These answers may not be as obvious as we think, so taking a little intentional quiet time to think about it can be beneficial. Maybe sit down with a journal if you’re an external processor, and write down your “why.” Chances are, you may discover you feel both personal reasons and social pressures that influence your desire.
02. Reflect on your values
Next, write down or think about some of your personal values that are relevant to the topic. For the topic of wanting a boyfriend, values may include important qualities you seek in a partner, the value you place on marriage, what place you believe sex has in a relationship, if you want children, religious beliefs that pertain to partnering, and so on.
In the case of wanting to lose weight, consider your values around physical and mental health. Values around this topic heavily relate to what your relationship with your body is like—maybe what your family’s emphasis (or lack thereof) on body image was like growing up. Think about, too, what the media you consume says about dieting, exercising, and body image, as well as your values around body positivity. Consider or jot down how your values (this question) and your reasoning (first question) align or don’t align.
03. Tune in to your body and emotions
Finally, consider how your body physically feels and any emotions that come up around this topic. Do I feel a sense of stress and pressure, manifested as anxiety or tightness in my chest? This might represent a “should” I have internalized that is weighing on me, rather than living from my own values within. Do I feel calm and confident, without the physical signs of anxiety or stress (chest tightness, tight jaw, jitteriness, etc.)? If so, this may be a sign that I am living from within—that what I desire is aligned with my own values rather than what society thinks I should do.
To give an example, in my internal battle of balancing motherhood and career (which many mothers struggle with), I recognized that much of the pull I feel to work outside the home actually comes from internalized notions of what it should mean to be a modern, millennial woman—but not what I necessarily value. I have felt the weight of the un-asked question about whether I am “wasting” my education by caring for my children. I see what women are capable of in the workplace—and how those rights have been fought for over decades—and feel pressure that I should be there, too. I see female peers succeeding in their careers and feel the weight of the lie that I need something tangible—a job title, a paycheck, an award—to prove my worth. But when I follow the process outlined above, I can recognize that these all come from internalized societal “shoulds.” I’m also able to tune into my own values and remember why I intentionally chose the path I’m on—to prioritize my family life and invest emotionally in my children while they are so young and impressionable. Of course, this might not be the right choice for another family or mom, but for my family and our values, I can tune out the noise of the “shoulds” and know it is the right choice for me.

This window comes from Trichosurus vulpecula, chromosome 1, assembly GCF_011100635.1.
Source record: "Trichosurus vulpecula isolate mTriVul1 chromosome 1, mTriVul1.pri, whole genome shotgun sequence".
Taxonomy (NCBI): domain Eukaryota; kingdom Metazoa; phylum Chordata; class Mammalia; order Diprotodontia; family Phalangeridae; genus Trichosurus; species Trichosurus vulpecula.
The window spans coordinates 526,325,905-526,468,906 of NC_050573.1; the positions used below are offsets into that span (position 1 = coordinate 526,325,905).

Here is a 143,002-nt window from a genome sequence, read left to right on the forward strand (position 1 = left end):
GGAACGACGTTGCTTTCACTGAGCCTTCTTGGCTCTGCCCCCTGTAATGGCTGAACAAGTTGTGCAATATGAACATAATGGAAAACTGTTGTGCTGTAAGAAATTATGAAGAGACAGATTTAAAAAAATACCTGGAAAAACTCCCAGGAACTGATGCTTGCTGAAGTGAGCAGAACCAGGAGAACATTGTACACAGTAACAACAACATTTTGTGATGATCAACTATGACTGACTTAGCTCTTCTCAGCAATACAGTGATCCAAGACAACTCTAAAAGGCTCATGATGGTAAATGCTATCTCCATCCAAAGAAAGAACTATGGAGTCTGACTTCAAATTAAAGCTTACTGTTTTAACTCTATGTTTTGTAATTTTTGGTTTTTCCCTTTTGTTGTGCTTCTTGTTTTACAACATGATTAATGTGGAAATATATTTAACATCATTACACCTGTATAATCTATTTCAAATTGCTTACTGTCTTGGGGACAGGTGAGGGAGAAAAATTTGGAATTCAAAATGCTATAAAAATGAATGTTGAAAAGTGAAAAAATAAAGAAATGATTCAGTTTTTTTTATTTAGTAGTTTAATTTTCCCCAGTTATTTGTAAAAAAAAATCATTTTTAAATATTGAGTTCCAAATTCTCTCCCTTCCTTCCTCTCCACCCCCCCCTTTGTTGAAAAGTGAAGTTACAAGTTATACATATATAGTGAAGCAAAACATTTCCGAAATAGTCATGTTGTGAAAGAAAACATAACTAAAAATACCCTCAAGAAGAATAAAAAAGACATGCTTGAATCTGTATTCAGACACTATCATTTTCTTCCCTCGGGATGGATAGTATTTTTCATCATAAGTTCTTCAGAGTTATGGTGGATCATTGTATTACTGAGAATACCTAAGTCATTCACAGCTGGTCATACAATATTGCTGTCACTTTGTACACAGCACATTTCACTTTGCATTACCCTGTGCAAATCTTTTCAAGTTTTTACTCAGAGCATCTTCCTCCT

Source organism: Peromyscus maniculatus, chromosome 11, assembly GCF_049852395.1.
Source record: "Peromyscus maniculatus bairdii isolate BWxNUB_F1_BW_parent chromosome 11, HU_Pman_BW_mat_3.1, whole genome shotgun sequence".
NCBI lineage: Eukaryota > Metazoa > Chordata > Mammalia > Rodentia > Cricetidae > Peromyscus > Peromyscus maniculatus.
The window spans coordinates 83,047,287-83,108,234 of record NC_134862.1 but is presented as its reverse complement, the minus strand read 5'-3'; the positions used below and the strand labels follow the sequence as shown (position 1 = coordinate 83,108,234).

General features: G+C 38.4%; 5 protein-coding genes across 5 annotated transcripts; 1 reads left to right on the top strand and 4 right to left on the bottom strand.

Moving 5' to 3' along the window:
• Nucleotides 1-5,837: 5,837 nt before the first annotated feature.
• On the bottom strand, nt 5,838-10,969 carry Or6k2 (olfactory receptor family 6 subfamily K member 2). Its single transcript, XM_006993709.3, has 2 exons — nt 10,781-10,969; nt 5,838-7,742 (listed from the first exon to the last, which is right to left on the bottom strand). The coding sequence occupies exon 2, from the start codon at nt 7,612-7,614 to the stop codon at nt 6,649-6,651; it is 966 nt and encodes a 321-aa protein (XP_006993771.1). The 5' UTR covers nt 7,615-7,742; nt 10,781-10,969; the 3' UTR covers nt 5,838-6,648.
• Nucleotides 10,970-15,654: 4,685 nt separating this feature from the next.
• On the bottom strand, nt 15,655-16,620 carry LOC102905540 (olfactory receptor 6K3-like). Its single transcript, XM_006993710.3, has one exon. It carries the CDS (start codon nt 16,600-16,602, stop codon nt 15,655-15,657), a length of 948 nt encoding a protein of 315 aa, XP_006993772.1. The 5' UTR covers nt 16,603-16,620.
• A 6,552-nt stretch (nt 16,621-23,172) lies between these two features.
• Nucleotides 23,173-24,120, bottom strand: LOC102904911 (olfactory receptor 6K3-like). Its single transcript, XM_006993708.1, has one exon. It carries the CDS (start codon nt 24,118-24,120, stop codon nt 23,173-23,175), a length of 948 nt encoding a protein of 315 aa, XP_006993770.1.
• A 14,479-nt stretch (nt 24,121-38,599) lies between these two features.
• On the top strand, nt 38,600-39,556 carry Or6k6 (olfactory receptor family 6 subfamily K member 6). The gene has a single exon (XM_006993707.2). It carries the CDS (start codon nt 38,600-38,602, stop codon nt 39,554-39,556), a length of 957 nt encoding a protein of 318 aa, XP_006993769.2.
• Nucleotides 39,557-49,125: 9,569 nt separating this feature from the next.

Clearly, “shoulds” sneak into both our language and our thoughts. Without realizing it, we may be wishing for something that doesn’t even align with our values or true desires, but our culture has insidiously told us that this is something we should have. Other times, societal norms and shoulds add unnecessary pressure, stress, timelines, and frustration to already deeply rooted desires. Being able to separate the “shoulds” from our own true value-based desires allows us to live a more peaceful, content, and personally-rooted life from within.